Perspective is everything. Have you noticed that to be true in your life? After years of marriage counseling I want to challenge you to examine the perspective that you bring to your relationship.
Don’t assume that a difficult time will be permanently difficult, that it will become your future.
When we are parents and we find ourselves knee deep in a challenging child rearing moment, we are tempted to believe that our child will never grow up. Surprise! They do. The crazy part is that when the empty nest hits we often look back with nostalgia on that challenging time.
When you hit a challenging moment in your marriage, what do you assume? If you believe that whatever irritating trait your spouse is exhibiting at the moment will be a permanent trait you have been blinded by negative forecasting. You have been seduced by “all” or “nothing” thinking that assumes your mate will never change or ever exhibit a positive characteristic again. You have completely lost your perspective!
Don’t build on a fault!
Years ago, Dave and I met a beautiful lady at 24 Hour Fitness. Her husband had suffered a stroke and every morning she was with him at the gym helping him walk on the treadmill. She was joyful and he was deeply loved. We found out that they had been married 64 years. We asked her, “What was the secret of her long term marriage?” Her reply was profound. “It’s easy, it is like living in California, if you find a fault, don’t build on it.”
Love always provides an opportunity for a new perspective.
In a long term marriage, it is far too easy to overvalue what someone is not and to devalue who he or she is. It’s at that moment that we need to look in the mirror and tell ourselves, “Attitude adjustment needed.”
We need to broaden our perspective, to see the big picture! We need to focus on our mate’s strengths rather than only zeroing in on their weaknesses. We must live in gratitude rather than just holding a grudge. We need to remember the priceless moments we have shared.
We need to stop and affirm the value that our mate has added to our life. By changing our focus, in no way are we denying that there may be an issue that needs to be worked out. We are realistically admitting that this issue does not represent the totality of our mate or of our relationship. As we widen our perspective and as we do an attitude adjustment, we up the chance that when we raise the issue we will do so in such a way that our mate will be able to hear us.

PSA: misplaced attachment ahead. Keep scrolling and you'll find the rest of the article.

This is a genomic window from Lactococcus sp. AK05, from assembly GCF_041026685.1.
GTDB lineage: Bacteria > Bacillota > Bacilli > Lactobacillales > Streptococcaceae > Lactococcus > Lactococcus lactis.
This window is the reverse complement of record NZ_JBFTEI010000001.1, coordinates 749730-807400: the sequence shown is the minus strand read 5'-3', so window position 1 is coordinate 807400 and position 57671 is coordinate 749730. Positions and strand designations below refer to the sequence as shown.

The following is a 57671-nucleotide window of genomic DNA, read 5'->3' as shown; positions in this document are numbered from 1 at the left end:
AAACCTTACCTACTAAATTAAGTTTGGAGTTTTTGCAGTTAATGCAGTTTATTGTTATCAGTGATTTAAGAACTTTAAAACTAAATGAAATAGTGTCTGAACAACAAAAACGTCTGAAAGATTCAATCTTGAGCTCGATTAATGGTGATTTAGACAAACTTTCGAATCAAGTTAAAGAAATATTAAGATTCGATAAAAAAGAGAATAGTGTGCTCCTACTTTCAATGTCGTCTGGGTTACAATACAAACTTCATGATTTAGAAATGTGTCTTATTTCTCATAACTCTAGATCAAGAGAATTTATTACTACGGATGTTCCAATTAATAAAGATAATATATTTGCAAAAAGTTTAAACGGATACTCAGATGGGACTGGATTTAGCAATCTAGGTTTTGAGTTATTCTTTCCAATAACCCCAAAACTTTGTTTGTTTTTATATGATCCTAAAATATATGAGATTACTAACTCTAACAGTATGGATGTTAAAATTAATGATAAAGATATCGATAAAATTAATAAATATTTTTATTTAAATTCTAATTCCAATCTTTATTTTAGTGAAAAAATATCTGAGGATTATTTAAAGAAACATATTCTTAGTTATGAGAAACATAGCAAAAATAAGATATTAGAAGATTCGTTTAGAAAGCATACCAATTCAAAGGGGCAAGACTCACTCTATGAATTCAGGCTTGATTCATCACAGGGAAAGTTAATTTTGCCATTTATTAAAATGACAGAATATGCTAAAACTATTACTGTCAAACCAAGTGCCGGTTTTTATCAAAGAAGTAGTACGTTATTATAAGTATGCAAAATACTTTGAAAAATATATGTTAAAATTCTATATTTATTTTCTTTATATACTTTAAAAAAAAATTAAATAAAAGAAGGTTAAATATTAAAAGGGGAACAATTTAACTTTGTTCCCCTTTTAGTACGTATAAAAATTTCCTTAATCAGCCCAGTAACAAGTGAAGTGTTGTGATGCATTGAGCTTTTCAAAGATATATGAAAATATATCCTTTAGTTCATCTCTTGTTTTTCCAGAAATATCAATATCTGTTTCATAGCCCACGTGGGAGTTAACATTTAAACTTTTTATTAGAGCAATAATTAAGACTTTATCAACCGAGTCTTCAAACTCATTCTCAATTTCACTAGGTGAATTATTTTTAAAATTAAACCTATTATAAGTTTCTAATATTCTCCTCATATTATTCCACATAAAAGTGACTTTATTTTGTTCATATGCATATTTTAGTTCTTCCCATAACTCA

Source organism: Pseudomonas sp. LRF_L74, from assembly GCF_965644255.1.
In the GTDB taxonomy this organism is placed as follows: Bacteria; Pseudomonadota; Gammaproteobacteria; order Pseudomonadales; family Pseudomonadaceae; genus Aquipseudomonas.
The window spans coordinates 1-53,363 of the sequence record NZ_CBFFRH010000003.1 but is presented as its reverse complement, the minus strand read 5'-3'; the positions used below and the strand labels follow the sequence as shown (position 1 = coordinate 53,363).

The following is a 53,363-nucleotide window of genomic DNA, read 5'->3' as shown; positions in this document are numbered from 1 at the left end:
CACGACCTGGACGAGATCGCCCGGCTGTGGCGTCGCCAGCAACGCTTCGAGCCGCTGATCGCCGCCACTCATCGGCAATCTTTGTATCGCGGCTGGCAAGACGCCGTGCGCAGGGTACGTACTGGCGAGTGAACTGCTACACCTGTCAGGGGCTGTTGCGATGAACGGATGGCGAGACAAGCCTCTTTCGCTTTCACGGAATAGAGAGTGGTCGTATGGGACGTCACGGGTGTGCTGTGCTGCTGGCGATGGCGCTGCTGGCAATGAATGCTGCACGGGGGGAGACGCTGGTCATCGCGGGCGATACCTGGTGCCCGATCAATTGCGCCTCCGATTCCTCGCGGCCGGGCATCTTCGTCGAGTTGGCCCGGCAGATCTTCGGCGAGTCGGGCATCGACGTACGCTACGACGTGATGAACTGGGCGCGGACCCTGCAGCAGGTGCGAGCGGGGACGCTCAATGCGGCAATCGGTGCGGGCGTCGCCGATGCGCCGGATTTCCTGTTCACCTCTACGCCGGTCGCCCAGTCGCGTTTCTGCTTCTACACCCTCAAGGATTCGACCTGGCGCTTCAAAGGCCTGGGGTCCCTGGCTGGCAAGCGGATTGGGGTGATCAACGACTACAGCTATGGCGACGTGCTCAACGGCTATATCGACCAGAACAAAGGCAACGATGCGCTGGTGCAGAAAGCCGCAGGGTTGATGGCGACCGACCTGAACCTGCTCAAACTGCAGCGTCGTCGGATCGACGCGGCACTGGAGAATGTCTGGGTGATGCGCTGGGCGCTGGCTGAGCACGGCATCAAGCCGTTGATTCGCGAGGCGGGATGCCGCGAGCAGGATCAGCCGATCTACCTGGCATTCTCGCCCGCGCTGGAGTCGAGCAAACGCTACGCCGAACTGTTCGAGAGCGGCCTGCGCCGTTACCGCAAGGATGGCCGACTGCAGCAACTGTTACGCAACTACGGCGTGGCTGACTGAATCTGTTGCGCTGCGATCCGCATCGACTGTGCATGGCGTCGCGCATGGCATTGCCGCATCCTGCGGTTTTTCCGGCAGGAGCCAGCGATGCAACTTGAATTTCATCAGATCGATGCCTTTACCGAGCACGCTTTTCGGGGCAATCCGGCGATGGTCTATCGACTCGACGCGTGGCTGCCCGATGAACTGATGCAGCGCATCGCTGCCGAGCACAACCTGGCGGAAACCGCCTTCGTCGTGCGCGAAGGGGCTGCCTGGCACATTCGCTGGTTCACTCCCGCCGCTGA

Don’t assume that you’ve got forever.
Last week the media announced the death of Dave Goldberg, the 47 year old husband of Sheryl Sandberg, the COO of Facebook while on vacation as a family in Mexico. In her book, Lean In, Sheryl described her husband as “her best friend, closest advisor, dedicated co-parent and the love of my life….a true partner.”
On Facebook this last week she posted these words…
“We had 11 truly joyful years of the deepest love, happiest marriage, and truest partnership that I could imagine…He gave me the experience of being deeply understood, truly supported and completely and utterly loved. I will carry that with me always. Most importantly, he gave me the two most amazing children in all the world…
Dave and I did not get nearly enough time together. But as heartbroken as I am today, I am equally grateful. Even in these last few days of unexpected hell- the darkest and saddest moments of my life- I know how lucky I have been. If the day I walked down the aisle with Dave someone had told me this would happen- that he would be taken from us all in just 11 years-I would still have walked down the aisle. Because 11 years of being Dave Goldberg’s wife and 10 years of being a parent with him is perhaps more luck and more happiness than I could ever have imagined. I am grateful for every moment we had. As we put the love of my life to rest today, we buried only his body. His spirit, his soul, and his amazing ability to give is still with us.”
Last week Dave and I lost a precious friend, Dave Brunk. He was a man of God, a loving husband and an involved father of four. His brother wrote, ”How does a person breathe when all the wind has been knocked out of them?” Both Dave Goldberg and Dave Brunk were conscious lovers. Both died before their time and both left grieving wives, children, friends and co-workers. Neither expected their time on earth to be so brief.
Work on your perspective today. This may be the last day you have together!
What are you focusing on? What really matters?
Until our next Conscious Lover’s Blog…